“The vendors all stick together,” said the vendor at the neighboring food space called Midway Cafe – who also took a big hit during the burglaries. “This is hard work. This isn’t easy work. Financially, it has hurt because we had to re-buy.”
Not only was the Midway Cafe building broken into and many food items stolen, the ATM machine outside was cut open and torn apart by the thieves.
The frustrated food vendors kept each other in good spirits, also, in spite of the burglaries. They were hopeful local law enforcement would be more engaged in the investigation, reporting they felt unsupported by the Knox County Sheriff’s Office.
“They didn’t seem to care. (The thieves) left the cutting tool they used laying next to the machine. They didn’t care to take it for evidence, fingerprint it, or anything,” said the vendor at Midway Cafe.
“The police didn’t seem to care much about it,” said the hunting and fishing goods vendor. “If (the thieves) come back, I’m sure they’ll run into some boobie-traps.”
Anna’s Sweet Shack, also hit hard, took two major blows during the burglaries. The vendor restocked the building after being hit the first time to be hit again during the second round of burglaries.
Several vendors reported believing the thieves had knowledge of the layout of the grounds, the best spaces to burglarize and when no one would be on the property, which is an uncommon occurrence.
“Somebody knows something,” said the hunting and fishing goods vendor. “It wasn’t a one-man job. Probably meth-heads.”
“They are either one of us, or they know the grounds,” said the seller at the Rust Heaven space.
The market community felt the loss of their neighbors giving or doing what they could to help. Many were relieved to have suffered little losses, and supportive of those who fared worse.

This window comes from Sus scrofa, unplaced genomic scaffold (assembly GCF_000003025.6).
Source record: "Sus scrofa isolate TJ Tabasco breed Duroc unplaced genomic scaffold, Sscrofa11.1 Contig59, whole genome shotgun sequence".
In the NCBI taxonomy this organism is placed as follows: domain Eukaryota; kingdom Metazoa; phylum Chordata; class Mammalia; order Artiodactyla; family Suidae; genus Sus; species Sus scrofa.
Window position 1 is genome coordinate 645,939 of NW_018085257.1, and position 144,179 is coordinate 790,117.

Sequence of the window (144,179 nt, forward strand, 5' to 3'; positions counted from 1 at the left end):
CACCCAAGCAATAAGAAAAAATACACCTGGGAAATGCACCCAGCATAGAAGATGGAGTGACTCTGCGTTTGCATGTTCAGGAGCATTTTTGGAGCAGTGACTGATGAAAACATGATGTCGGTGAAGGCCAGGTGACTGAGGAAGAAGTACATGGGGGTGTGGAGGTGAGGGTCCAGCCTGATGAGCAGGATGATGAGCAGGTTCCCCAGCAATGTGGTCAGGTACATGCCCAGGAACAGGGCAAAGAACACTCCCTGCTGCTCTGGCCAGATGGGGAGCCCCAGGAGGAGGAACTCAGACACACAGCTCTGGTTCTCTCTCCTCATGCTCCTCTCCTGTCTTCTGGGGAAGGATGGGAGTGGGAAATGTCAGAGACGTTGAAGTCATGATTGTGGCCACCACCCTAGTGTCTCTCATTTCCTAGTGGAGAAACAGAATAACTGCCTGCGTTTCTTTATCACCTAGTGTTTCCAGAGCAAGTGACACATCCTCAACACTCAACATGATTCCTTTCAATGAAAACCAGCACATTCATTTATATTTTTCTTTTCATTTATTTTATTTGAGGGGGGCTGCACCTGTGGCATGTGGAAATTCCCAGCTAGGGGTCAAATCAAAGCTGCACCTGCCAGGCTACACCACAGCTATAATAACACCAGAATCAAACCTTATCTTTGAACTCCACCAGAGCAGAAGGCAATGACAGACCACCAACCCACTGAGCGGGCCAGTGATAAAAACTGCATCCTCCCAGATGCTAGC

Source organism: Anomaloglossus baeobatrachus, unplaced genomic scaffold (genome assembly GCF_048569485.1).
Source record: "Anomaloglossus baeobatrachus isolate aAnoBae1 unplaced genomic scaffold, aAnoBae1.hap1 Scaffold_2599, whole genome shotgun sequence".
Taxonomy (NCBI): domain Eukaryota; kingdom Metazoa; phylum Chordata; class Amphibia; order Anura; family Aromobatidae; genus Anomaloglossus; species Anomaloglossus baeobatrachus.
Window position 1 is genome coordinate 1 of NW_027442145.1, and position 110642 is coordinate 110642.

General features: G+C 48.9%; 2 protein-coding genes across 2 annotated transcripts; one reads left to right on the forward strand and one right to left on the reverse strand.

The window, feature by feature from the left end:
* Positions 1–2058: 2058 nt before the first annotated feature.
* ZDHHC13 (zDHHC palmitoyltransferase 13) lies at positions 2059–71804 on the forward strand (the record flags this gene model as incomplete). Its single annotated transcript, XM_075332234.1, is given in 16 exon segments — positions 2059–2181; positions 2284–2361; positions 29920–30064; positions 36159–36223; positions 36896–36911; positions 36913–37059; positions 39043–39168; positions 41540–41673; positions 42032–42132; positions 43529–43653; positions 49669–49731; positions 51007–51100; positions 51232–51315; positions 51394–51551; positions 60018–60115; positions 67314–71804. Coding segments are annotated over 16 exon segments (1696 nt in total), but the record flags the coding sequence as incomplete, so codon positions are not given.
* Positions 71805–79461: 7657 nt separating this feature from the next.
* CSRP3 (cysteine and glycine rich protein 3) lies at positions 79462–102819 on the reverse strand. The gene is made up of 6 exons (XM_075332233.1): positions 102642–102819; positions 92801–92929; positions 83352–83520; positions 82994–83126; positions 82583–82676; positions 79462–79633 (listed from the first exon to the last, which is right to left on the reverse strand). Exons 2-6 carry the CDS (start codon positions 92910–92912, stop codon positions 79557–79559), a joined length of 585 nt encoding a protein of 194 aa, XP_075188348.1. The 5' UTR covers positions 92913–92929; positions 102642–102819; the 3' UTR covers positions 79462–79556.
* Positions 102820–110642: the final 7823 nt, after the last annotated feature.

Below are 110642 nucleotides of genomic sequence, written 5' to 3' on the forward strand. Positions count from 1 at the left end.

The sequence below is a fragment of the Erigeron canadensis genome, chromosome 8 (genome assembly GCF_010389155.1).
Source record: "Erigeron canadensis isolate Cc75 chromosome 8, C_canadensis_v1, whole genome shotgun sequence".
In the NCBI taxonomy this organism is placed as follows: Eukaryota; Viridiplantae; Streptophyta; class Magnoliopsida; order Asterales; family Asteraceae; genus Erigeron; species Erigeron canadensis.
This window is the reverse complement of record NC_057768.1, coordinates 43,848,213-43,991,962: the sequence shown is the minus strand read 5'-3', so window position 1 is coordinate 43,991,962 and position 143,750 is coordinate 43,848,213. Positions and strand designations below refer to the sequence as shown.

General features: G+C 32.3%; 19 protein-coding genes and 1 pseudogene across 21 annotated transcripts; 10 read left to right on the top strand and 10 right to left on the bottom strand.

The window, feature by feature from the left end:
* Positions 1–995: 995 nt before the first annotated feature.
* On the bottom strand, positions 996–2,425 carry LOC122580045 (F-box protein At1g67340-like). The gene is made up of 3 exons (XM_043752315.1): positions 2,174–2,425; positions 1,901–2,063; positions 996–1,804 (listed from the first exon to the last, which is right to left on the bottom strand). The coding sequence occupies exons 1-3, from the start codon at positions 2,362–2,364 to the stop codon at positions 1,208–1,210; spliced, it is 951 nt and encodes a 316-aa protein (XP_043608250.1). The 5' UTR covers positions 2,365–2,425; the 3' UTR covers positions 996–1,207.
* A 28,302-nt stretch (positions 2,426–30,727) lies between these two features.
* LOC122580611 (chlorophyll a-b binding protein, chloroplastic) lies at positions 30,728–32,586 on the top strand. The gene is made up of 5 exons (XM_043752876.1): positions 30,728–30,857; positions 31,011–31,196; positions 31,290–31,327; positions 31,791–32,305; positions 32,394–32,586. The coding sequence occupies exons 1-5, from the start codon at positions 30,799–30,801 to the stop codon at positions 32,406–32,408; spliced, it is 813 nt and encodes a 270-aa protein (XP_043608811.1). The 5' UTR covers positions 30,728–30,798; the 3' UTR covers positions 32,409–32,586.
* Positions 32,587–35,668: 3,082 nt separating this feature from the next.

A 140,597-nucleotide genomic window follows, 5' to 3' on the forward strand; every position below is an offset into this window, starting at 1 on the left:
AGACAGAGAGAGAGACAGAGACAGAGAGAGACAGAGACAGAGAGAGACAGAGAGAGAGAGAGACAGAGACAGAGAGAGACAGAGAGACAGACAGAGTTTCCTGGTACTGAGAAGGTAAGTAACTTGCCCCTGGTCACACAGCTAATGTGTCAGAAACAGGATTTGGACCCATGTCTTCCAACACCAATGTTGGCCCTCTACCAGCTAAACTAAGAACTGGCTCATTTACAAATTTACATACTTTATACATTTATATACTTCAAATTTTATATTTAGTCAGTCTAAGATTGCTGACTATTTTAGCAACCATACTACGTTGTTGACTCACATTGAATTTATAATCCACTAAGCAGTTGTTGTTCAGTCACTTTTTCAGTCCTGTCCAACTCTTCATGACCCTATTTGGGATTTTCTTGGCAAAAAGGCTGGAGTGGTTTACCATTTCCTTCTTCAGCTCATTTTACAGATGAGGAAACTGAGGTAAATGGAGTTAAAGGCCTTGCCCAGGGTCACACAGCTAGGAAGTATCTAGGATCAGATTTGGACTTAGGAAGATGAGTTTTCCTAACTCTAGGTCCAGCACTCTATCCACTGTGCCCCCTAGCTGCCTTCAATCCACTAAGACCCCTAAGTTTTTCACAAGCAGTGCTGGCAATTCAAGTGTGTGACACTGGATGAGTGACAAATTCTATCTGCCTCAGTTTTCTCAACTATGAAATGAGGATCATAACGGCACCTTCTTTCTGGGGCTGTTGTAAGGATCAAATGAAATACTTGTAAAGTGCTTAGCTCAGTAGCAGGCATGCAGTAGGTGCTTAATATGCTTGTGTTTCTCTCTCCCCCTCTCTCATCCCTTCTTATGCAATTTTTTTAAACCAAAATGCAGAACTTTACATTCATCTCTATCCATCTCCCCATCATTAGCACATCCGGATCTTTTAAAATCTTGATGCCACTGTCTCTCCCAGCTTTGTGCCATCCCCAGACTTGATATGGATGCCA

The Rutledge Flea Market operates one weekend a month March through November. In total, there are 700 vendor spaces available for rent with many vendors who rent year-round space returning to sell every month of the market season.
The flea market attracts visitors from throughout the region and beyond. It is located in a rural area near the Knox, Scotland, Lewis and Clark county lines.
The owner/operators of the flea market reported they have taken more security measures across the grounds, and continue to offer a $2500 reward to anyone with information leading to a conviction.
Sellers operating year-round spaces also reported they are taking more security measures going forward. All of them have plans to return monthly for the rest of the flea market season.
The Knox County Sheriff declined to comment on the progress of the investigation into the burglaries that took place on the grounds last month.
“You don’t need to talk to us,” Knox County Sheriff Allen Gudehus told The Edina Sentinel on Friday morning, August 12. “You get it all from the victims.”
Anyone with information about the recent burglaries is asked to report it to local law enforcement immediately.
In spite of being disappointed and frustrated by the recent thefts and break-ins, which effected over a dozen market vendors, spirits were high during the August gun and dog sale weekend. And vendors remain optimistic for a strong finish to the season and look forward to the September through November sales opportunities.